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Author Topic: Question for Historical Photos.  (Read 603 times)

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« on: April 07, 2020, 23:12 »
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What are the rules on selling old photos such as ww2 and ww1 photos. I see a number of sites on SS that sell these historical photos. I assume they were taken by someone long gone. What are the rules/laws on old photos being sold for stock ?


« Reply #1 on: April 08, 2020, 01:18 »
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As far as I know, copyright expires 75 years after the death of the artist ?   WWII was not THAT long ago ...  If the photographer was 30 years old during WWII and died at 70, then you would still need a long wait.  On the other hand, if you are the heir of the photographer, you might have inherited copyright ... 

Uncle Pete

  • Great Place by a Great Lake - My Home Port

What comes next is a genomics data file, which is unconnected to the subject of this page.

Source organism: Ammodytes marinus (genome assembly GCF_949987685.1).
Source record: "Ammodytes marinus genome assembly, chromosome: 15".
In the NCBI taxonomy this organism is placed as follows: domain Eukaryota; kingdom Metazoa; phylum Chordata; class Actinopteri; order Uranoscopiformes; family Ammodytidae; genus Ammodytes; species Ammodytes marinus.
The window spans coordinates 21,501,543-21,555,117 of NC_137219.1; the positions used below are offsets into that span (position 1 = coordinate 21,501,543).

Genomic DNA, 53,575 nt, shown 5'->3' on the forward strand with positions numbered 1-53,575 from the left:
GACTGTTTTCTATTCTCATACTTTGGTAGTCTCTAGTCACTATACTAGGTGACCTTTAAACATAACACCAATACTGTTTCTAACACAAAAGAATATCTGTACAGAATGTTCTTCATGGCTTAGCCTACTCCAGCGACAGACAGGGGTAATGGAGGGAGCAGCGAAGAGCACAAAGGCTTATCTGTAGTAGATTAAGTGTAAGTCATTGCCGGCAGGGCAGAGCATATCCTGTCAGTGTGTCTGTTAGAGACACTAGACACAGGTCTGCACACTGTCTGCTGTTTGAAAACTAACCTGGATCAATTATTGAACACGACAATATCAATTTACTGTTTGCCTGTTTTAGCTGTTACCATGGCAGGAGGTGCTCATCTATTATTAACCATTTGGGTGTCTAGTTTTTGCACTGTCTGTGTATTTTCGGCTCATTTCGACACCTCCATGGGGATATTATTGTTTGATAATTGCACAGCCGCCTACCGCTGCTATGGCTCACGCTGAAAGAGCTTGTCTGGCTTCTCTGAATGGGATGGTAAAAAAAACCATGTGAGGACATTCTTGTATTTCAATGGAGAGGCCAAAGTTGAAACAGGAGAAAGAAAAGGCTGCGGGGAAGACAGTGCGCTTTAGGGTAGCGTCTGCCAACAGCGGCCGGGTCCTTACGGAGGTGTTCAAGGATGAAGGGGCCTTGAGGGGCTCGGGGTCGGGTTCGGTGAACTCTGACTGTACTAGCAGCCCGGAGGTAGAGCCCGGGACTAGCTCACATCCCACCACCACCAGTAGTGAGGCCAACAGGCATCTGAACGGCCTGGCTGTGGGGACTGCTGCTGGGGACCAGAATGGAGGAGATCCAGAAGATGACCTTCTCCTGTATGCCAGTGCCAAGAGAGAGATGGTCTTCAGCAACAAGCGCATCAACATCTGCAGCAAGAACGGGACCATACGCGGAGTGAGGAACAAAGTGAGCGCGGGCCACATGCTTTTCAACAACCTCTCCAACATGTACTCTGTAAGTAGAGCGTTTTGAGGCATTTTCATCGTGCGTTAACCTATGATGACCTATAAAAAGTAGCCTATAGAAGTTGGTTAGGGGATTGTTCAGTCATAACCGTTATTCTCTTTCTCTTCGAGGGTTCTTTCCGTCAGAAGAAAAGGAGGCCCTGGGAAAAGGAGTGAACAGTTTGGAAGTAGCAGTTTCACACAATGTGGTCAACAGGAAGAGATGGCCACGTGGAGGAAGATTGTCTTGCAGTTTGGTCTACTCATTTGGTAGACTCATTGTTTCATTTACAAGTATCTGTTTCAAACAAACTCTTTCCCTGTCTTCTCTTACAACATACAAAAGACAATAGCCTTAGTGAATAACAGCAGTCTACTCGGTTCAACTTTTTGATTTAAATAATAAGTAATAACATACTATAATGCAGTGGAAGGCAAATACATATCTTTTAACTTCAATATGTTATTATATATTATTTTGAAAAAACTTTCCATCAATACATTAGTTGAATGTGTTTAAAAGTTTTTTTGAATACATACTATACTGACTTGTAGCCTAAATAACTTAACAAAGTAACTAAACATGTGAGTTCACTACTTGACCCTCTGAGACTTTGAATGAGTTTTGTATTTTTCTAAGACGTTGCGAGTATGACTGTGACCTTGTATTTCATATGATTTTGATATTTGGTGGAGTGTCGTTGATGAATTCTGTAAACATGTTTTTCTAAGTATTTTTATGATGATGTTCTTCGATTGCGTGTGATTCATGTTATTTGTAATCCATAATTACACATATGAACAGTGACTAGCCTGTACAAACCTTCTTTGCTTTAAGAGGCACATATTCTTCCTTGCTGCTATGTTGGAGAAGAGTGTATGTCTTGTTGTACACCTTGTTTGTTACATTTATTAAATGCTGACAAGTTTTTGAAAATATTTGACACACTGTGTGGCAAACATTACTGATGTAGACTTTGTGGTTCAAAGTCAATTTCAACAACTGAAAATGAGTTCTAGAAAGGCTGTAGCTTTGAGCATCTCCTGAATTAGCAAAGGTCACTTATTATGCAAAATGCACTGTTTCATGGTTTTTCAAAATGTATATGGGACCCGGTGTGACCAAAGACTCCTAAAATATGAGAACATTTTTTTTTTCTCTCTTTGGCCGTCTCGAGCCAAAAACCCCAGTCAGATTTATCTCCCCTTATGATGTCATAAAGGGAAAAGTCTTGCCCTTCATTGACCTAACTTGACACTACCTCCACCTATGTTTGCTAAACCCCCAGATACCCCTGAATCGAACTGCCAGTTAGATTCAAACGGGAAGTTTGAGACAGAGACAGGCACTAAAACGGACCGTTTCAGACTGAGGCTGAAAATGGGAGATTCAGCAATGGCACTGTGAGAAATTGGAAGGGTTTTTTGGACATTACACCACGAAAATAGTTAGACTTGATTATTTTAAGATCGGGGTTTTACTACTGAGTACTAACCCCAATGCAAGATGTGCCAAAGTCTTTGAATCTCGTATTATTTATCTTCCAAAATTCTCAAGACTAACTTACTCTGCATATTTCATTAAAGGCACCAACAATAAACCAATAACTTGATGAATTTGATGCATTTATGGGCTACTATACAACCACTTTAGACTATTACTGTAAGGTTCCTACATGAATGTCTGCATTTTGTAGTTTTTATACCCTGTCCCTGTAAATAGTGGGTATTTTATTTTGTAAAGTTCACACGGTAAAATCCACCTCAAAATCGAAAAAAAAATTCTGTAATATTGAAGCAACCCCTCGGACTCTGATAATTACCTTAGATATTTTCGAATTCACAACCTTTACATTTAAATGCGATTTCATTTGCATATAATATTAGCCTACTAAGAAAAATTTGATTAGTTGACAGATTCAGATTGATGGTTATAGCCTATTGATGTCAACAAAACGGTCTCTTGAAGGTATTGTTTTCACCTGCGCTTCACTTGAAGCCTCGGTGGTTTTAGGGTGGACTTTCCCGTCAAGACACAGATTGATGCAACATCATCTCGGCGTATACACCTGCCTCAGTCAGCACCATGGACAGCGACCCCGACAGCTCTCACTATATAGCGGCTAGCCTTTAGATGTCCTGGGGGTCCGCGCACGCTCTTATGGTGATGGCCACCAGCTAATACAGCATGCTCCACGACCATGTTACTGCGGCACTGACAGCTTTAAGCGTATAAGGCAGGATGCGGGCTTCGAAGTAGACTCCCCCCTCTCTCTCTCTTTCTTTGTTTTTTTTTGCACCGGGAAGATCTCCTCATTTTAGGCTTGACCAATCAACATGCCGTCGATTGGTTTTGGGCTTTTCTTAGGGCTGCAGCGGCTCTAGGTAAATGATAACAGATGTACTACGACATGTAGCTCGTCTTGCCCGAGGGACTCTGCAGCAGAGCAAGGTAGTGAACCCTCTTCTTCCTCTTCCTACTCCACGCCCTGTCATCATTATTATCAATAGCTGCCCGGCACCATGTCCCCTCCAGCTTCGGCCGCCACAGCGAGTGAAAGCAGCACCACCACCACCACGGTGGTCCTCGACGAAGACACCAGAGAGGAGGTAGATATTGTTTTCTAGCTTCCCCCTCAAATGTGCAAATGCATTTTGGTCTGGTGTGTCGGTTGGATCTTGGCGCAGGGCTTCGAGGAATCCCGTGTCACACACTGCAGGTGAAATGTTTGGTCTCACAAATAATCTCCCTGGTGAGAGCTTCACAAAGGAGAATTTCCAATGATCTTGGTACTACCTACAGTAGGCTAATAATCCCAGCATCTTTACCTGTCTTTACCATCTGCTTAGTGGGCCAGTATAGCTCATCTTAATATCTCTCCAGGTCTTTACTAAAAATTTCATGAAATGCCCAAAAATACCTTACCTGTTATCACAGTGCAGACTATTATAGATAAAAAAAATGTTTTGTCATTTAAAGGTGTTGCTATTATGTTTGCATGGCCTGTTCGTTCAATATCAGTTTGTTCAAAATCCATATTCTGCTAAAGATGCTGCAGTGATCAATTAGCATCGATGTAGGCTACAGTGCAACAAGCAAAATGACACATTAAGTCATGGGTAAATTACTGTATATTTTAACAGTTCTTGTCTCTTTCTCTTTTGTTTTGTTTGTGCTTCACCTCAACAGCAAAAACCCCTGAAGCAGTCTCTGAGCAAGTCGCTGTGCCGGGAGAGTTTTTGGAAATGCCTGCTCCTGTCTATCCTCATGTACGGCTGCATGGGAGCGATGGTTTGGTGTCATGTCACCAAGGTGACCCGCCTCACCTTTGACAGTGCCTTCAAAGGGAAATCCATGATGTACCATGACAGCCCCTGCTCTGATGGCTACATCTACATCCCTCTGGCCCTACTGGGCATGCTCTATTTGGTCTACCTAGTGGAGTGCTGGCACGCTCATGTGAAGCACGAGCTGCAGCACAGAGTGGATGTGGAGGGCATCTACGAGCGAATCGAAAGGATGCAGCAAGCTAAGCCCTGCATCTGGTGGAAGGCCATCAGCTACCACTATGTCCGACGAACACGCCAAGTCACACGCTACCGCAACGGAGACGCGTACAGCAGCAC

« Reply #2 on: April 08, 2020, 10:21 »
+1
As far as I know, copyright expires 75 years after the death of the artist ?   WWII was not THAT long ago ...  If the photographer was 30 years old during WWII and died at 70, then you would still need a long wait.  On the other hand, if you are the heir of the photographer, you might have inherited copyright ...

Depends on when they were copyrighted if ever. Very complicated. But in general you are correct, the heir can upload images to SS that are not in the public domain. That person would need to create a property release for their family images.

We can license public domain images to buyers, we can't claim copyright. However a collection of PD images or a composite like a composition using a number of different PD images, could be protected. Nothing is easy or simple.  :)